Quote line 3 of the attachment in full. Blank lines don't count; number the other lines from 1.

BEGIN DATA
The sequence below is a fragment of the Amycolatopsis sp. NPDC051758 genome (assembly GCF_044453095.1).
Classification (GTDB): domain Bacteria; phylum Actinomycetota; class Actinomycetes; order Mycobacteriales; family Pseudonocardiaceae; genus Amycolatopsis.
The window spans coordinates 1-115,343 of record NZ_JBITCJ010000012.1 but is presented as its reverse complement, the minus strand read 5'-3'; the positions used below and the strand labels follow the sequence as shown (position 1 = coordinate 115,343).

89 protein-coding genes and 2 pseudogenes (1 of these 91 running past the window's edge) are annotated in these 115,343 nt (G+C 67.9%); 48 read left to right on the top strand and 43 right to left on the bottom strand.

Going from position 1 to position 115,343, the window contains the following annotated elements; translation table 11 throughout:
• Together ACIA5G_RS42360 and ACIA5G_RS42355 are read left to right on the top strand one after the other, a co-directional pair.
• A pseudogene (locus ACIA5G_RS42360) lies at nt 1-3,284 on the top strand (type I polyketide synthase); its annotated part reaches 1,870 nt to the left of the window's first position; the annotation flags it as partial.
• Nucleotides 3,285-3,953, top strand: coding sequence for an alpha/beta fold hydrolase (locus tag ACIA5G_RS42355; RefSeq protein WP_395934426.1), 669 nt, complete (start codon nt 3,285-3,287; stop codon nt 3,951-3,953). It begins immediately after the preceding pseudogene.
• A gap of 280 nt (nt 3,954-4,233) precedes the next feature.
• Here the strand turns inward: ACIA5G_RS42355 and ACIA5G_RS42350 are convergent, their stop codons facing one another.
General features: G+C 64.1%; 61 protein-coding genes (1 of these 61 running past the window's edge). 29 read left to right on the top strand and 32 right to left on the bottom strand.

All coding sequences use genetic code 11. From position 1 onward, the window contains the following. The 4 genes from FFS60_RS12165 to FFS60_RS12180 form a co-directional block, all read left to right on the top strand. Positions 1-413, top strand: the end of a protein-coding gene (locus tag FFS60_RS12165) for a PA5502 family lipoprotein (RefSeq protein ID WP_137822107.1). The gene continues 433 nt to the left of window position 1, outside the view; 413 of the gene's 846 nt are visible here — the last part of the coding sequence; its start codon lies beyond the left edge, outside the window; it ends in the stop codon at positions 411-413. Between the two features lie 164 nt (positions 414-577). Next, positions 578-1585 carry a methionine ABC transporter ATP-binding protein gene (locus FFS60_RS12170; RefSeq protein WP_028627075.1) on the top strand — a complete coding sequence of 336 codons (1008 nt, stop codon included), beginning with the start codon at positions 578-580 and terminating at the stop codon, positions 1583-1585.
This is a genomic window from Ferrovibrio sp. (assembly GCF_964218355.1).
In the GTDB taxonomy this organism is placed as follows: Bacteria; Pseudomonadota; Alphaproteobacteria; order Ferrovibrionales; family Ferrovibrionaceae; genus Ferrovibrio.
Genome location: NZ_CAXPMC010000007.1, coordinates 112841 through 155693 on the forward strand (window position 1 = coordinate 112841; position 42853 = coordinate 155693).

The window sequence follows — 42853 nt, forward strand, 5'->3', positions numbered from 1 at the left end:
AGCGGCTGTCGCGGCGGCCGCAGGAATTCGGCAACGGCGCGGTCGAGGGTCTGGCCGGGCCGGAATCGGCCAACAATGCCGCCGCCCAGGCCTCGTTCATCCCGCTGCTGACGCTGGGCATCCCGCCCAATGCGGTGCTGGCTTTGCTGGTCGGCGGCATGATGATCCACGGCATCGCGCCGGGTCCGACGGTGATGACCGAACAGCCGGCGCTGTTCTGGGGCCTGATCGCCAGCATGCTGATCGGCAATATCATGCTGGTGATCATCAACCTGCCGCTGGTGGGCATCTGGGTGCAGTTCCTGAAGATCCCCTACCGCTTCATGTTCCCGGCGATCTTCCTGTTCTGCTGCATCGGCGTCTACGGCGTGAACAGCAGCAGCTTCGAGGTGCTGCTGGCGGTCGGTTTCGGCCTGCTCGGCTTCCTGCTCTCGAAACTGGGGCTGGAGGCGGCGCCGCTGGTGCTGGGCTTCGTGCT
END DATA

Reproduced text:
The window spans coordinates 1-115,343 of record NZ_JBITCJ010000012.1 but is presented as its reverse complement, the minus strand read 5'-3'; the positions used below and the strand labels follow the sequence as shown (position 1 = coordinate 115,343).